It is hard to believe that the run-up to the presidential-election year has plumbed such a depth of farcical degradation. It must be that Trump’s influence has contributed to unserious responses, but he can’t be blamed for the unutterable nonsense of his opponents and the straight men of the political class ... Read More
Elections

Diversity Panic Hits the Democratic Field

Stop me if you’ve heard this one before. An Asian guy, two black guys, three white women (one of whom spent much of her life claiming to be Native American), a Pacific Islander woman, a gay guy, a Hispanic guy, two elderly Caucasian Jews (one a billionaire, the other a socialist), a self-styled Irishman, and a ... Read More
Elections

Diversity Panic Hits the Democratic Field

Stop me if you’ve heard this one before. An Asian guy, two black guys, three white women (one of whom spent much of her life claiming to be Native American), a Pacific Islander woman, a gay guy, a Hispanic guy, two elderly Caucasian Jews (one a billionaire, the other a socialist), a self-styled Irishman, and a ... Read More
World

The U.K. Elections Were the Real Second Referendum

In the end, it wasn’t close at all. Jeremy Corbyn’s Labour party met a fate to which it has been accustomed for most of the last half-century. Once again, the British roundly rejected socialism. Boris Johnson and his conservatives will form the next British government. This was no slight rejection. Labour ... Read More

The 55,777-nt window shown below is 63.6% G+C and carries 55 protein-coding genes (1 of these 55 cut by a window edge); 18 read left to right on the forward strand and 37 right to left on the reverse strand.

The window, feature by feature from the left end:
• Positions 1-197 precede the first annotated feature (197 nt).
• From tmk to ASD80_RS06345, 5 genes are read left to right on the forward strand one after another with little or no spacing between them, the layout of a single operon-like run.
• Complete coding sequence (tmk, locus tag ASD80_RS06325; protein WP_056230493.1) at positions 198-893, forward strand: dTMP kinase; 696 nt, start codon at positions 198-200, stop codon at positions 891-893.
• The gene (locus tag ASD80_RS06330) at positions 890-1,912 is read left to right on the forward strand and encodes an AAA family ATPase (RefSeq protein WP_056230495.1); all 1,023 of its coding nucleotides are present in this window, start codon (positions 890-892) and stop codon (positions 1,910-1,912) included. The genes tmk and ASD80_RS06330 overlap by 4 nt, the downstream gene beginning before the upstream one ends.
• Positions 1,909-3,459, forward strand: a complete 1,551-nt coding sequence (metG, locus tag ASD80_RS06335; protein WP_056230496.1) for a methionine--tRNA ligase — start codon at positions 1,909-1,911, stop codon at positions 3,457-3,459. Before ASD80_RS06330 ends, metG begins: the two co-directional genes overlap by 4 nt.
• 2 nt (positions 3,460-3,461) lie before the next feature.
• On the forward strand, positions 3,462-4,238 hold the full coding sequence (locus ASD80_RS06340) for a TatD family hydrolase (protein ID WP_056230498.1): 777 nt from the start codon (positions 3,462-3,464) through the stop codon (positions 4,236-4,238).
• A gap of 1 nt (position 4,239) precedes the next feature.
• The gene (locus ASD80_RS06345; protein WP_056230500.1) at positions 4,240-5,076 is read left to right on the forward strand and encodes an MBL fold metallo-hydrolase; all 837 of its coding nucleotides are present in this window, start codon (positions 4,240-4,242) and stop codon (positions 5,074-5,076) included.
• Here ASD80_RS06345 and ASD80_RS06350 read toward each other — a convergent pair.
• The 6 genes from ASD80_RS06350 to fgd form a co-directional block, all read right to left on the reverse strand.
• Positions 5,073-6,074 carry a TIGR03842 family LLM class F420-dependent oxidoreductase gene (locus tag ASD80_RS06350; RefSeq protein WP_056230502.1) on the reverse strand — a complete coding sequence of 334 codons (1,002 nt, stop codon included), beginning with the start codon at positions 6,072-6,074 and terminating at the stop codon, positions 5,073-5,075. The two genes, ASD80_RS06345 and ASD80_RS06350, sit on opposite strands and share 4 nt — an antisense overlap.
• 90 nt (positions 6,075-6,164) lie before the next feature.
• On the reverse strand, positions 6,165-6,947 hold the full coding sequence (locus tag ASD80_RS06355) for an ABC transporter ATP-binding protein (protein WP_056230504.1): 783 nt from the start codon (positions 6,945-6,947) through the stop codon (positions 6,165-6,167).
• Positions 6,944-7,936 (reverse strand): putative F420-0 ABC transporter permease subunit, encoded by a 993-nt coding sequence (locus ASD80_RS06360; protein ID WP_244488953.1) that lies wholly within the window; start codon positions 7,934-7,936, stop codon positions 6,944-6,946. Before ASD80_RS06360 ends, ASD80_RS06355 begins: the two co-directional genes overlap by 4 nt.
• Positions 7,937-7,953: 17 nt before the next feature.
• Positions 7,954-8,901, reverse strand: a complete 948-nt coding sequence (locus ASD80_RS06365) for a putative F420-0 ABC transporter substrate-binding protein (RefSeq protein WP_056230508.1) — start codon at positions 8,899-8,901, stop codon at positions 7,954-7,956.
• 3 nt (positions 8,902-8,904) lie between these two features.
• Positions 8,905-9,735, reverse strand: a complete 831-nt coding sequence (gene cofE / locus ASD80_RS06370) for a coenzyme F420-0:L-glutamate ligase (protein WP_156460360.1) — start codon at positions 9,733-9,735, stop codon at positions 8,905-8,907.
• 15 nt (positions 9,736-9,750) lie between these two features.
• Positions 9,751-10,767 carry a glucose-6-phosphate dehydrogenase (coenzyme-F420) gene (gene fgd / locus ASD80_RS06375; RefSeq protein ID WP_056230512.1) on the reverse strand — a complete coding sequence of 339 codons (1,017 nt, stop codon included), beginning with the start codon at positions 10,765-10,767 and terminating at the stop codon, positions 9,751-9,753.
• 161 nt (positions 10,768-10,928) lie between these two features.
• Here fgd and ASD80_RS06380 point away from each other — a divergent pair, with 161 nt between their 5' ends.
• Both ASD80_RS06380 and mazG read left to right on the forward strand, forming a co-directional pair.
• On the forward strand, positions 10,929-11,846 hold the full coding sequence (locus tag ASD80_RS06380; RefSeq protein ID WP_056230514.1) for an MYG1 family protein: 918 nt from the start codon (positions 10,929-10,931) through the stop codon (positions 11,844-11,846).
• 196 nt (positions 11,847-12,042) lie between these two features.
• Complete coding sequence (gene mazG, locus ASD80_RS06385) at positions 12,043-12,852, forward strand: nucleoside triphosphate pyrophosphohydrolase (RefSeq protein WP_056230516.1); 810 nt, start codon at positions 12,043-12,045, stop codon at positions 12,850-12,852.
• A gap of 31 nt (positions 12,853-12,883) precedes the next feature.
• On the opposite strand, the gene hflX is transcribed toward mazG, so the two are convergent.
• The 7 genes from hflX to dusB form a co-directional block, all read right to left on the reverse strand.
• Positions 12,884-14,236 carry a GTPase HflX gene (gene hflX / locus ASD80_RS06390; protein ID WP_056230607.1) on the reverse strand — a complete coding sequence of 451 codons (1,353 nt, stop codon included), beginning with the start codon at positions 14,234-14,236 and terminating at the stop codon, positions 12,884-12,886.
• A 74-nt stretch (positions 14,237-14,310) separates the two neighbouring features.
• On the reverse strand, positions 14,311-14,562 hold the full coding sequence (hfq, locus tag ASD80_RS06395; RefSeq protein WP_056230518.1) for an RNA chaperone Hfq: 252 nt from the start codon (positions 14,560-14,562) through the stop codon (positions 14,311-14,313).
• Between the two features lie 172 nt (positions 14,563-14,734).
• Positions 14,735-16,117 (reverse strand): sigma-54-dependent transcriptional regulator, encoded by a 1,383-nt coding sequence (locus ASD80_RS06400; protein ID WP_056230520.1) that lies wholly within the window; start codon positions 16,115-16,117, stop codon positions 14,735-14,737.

World

The U.K. Elections Were the Real Second Referendum

In the end, it wasn’t close at all. Jeremy Corbyn’s Labour party met a fate to which it has been accustomed for most of the last half-century. Once again, the British roundly rejected socialism. Boris Johnson and his conservatives will form the next British government. This was no slight rejection. Labour ... Read More
World

Well . . . .

So much for my prophecies of doom. Britain's Conservatives won, and they won with a very healthy parliamentary majority, breaking through Labour’s “red wall” across the industrial (and post-industrial) Midlands and the North. The BBC: Leave-voting former mining towns like Workington, which was seen as ... Read More
World

Well . . . .

So much for my prophecies of doom. Britain's Conservatives won, and they won with a very healthy parliamentary majority, breaking through Labour’s “red wall” across the industrial (and post-industrial) Midlands and the North. The BBC: Leave-voting former mining towns like Workington, which was seen as ... Read More